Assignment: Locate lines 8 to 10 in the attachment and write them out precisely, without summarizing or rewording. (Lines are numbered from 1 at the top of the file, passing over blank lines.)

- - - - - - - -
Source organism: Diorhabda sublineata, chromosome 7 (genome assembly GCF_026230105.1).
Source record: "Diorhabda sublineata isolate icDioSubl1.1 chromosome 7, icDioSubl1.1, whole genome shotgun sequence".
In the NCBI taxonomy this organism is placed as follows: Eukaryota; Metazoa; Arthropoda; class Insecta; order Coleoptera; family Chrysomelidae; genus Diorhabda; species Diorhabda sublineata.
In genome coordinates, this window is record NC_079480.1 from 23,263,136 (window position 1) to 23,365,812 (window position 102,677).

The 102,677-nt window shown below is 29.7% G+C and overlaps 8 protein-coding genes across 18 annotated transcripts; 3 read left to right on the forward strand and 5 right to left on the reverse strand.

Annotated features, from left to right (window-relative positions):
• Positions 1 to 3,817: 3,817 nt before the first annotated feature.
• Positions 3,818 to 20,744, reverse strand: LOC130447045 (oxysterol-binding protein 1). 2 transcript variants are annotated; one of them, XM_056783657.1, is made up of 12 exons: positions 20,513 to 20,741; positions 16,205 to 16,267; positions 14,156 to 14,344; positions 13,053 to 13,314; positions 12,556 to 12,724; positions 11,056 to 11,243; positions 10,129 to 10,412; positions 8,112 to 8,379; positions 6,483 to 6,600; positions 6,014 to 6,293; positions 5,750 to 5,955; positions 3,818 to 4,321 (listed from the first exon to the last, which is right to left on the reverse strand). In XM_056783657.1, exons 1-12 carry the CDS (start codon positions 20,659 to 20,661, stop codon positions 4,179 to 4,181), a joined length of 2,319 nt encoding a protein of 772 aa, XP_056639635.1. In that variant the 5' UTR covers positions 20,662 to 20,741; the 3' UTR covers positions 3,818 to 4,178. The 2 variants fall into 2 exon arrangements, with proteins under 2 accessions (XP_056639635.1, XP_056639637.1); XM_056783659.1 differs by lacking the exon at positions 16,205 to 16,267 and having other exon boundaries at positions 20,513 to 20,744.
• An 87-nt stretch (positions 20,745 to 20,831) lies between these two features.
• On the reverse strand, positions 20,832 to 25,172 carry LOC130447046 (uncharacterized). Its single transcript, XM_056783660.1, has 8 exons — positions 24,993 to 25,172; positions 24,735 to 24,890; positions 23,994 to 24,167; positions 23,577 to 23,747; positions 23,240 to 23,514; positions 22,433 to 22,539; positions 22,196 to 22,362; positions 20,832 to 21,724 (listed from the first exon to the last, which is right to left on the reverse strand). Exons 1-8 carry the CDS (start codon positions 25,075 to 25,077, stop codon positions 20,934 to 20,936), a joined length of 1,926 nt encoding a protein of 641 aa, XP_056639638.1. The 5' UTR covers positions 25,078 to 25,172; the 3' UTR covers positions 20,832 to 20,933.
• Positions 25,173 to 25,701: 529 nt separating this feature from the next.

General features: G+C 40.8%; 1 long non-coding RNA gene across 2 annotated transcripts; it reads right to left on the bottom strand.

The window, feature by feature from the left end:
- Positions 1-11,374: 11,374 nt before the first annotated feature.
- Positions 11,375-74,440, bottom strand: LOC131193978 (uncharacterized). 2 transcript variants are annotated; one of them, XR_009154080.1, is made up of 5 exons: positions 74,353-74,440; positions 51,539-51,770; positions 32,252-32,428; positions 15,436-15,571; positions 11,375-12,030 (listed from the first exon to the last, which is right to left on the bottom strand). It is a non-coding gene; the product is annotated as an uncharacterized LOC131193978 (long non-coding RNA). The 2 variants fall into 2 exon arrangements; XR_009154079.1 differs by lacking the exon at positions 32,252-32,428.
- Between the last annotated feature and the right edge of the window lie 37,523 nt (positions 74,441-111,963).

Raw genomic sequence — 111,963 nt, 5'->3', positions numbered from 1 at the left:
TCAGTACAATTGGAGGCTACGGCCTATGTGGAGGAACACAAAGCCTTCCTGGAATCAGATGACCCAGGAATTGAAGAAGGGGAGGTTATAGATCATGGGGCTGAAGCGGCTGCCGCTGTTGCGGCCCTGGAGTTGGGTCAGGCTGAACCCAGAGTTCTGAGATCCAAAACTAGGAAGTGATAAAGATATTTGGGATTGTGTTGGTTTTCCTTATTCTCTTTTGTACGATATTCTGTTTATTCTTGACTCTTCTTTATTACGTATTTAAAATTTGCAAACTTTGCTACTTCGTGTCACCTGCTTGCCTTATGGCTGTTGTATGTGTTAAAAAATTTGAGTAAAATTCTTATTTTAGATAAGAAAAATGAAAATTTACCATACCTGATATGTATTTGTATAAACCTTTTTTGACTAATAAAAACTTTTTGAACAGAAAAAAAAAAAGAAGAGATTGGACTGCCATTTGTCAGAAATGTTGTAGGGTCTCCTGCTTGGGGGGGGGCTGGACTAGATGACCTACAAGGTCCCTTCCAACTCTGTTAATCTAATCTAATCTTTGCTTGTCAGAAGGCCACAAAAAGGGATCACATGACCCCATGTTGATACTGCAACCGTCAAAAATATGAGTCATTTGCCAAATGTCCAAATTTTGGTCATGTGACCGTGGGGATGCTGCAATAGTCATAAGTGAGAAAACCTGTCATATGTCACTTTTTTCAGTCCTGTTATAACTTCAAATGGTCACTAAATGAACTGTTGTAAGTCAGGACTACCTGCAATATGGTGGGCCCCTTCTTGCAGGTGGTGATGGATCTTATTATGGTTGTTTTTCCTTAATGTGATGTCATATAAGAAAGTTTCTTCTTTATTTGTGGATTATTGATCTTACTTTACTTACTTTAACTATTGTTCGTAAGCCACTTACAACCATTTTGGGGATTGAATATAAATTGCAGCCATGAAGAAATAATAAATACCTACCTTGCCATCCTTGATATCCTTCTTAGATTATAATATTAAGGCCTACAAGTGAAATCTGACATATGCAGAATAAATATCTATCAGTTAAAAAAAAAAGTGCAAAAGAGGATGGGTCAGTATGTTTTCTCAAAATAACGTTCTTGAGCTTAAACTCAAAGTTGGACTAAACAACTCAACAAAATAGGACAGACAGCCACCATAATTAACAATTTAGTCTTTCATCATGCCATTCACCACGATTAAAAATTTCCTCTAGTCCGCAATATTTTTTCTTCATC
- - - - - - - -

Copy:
• Positions 3,818 to 20,744, reverse strand: LOC130447045 (oxysterol-binding protein 1). 2 transcript variants are annotated; one of them, XM_056783657.1, is made up of 12 exons: positions 20,513 to 20,741; positions 16,205 to 16,267; positions 14,156 to 14,344; positions 13,053 to 13,314; positions 12,556 to 12,724; positions 11,056 to 11,243; positions 10,129 to 10,412; positions 8,112 to 8,379; positions 6,483 to 6,600; positions 6,014 to 6,293; positions 5,750 to 5,955; positions 3,818 to 4,321 (listed from the first exon to the last, which is right to left on the reverse strand). In XM_056783657.1, exons 1-12 carry the CDS (start codon positions 20,659 to 20,661, stop codon positions 4,179 to 4,181), a joined length of 2,319 nt encoding a protein of 772 aa, XP_056639635.1. In that variant the 5' UTR covers positions 20,662 to 20,741; the 3' UTR covers positions 3,818 to 4,178. The 2 variants fall into 2 exon arrangements, with proteins under 2 accessions (XP_056639635.1, XP_056639637.1); XM_056783659.1 differs by lacking the exon at positions 16,205 to 16,267 and having other exon boundaries at positions 20,513 to 20,744.
• An 87-nt stretch (positions 20,745 to 20,831) lies between these two features.
• On the reverse strand, positions 20,832 to 25,172 carry LOC130447046 (uncharacterized). Its single transcript, XM_056783660.1, has 8 exons — positions 24,993 to 25,172; positions 24,735 to 24,890; positions 23,994 to 24,167; positions 23,577 to 23,747; positions 23,240 to 23,514; positions 22,433 to 22,539; positions 22,196 to 22,362; positions 20,832 to 21,724 (listed from the first exon to the last, which is right to left on the reverse strand). Exons 1-8 carry the CDS (start codon positions 25,075 to 25,077, stop codon positions 20,934 to 20,936), a joined length of 1,926 nt encoding a protein of 641 aa, XP_056639638.1. The 5' UTR covers positions 25,078 to 25,172; the 3' UTR covers positions 20,832 to 20,933.